Application to University of Southampton in 2018/19

This student applied in the 2018/19 application cycle and therefore the selection process at Southampton may have changed since then. You should read all the information a University sends you about the selection process to get the most up to date details!

Remember to check out the glossary at the bottom of the page for our explanations of all the jargon we medical students like to use!

Our Summary
Course: Standard undergraduate entry

In-person panel interview with group task

Admissions Tests: UCAT, BMAT

Top tip: Be proactive, ask people in Medicine for advice and they will likely be more than happy to share and help you out. The worst thing that can happen is people can say no.

Before I made my application…

Choosing to study medicine

When did you decide to apply to medical school? Ever since I was a kid I thought I wanted to do Medicine, but it wasn’t until I actually had some work experience in a clinical environment where I realised it was actually what I wanted to do, and that was solidified the more and more I went through the course.

How did you choose which universities to apply to?
The vibe of the university and if I felt this was the right fit for me.

Completing work experience

What types of work experience did you do?
Hospital shadowing, GP surgery

How much work experience did you do?
I had about 4 days in a GP practice, 3 days in general surgery in a hospital, and 1 day in radiology.

How did you find your work experience opportunities?
I ended up just emailing consultant secretaries and asking GP practices if they would be happy to take me.

During the application process…

Admissions tests

What admissions test did you sit?
University Clinical Aptitude Test (UCAT):

Biomedical Admissions Test (BMAT): Southampton doesn’t use the BMAT to select applicants and the BMAT won’t be used after the 2023 application cycle!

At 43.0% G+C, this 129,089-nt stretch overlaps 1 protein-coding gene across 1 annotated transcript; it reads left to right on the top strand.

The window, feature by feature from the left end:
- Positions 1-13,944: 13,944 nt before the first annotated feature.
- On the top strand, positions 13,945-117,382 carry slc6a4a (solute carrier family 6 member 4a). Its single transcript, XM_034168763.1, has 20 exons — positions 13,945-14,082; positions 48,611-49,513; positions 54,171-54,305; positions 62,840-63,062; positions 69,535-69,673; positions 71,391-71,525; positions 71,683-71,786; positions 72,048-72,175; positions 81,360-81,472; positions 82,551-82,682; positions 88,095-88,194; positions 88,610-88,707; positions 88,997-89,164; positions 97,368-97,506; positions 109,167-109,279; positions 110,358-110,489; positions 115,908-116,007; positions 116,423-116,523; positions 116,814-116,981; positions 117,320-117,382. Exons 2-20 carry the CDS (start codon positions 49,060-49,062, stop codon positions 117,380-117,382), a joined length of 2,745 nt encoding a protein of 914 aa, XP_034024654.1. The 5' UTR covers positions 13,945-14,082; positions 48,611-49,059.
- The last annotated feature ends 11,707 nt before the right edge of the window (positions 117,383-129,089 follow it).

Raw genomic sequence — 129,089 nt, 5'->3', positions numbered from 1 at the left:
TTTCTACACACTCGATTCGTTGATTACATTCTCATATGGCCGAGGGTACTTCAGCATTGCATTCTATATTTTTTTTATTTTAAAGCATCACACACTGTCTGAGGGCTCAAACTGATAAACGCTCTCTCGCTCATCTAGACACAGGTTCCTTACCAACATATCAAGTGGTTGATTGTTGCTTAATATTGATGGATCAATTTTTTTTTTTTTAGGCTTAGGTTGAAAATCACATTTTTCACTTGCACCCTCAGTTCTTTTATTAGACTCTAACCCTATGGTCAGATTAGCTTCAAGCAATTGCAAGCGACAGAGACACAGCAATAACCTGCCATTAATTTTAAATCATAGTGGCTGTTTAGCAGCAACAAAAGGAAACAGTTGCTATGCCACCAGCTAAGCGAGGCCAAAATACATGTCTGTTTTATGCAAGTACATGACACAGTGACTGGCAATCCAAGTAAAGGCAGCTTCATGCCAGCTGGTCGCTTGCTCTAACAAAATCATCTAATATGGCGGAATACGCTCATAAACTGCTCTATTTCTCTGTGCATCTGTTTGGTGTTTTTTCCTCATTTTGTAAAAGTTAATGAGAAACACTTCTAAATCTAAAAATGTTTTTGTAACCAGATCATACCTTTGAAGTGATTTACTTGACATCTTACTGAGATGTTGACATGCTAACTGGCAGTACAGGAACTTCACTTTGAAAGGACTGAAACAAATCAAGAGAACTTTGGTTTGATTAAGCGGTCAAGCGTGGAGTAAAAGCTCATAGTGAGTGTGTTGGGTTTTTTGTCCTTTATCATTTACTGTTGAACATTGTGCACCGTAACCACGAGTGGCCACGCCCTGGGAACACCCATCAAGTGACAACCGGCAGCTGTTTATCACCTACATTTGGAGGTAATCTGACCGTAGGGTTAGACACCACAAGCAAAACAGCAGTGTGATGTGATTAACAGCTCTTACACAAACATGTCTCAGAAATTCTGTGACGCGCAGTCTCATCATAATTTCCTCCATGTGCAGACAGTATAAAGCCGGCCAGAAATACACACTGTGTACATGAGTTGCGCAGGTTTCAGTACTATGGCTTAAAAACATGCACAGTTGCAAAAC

How did you prepare for your admissions test?
Mainly by practicing with online resources.


What type of interview did you do?
Panel: This type of interview is a ‘traditional’ sit down interview where you’ll be interviewed by a group of people, usually academic tutors and doctors. This differs from an MMI interview, which is based around ‘stations’ which have themes or scenarios attached to them.

Group task: At Southampton, most interviews have a group task, where multiple candidates are interviewed together. 

How did you prepare for your interview?
I read all the information that the medical school had provided me, read up on the NHS values which turned out helpful in the interview process, and I asked teachers at my old Sixth Form if they could help me with practicing interviews.

What happened in your interview?
I discussed general things about my personal statement, reasons why I wanted to go to that university (e.g., talking about my hobbies), and  questions checking my interest into Medicine (like books I had read about).


Clinical work experience: Not every student will complete clinical work experience before they apply to medical school. Don’t worry, this is not required to be able to apply. You can use non-clinical work experience (e.g. a caring role, like in a care home) or even reflect on paid work you’ve done (e.g. in customer service) in a productive way.

NHS Values: The NHS Values guide healthcare education and careers. It’s important to know and understand these values to help you be as successful as possible in your application. They can help you answer questions in your interview, or guide what you write about in your personal statement. Find out more here: NHS Values

Mock interviews: Don’t worry if you didn’t have this opportunity. Interviews are designed to take into account that not everyone has the same level of preparation. See our guides and blogs on interviews to find out more about free online resources. 

Support networks: Don’t worry if you don’t know people like this. Most students don’t have friends who have already been through the process or healthcare professionals that they know who might be able to support them. You can meet current medical students to speak to at open days, or via free mentoring schemes, but it’s not a requirement for you to be successful.

Insiders: While not every student will have a support network to help them prepare, there are plenty of other ways to prepare for your admissions tests and interviews, such as through free online resources, like on our website.

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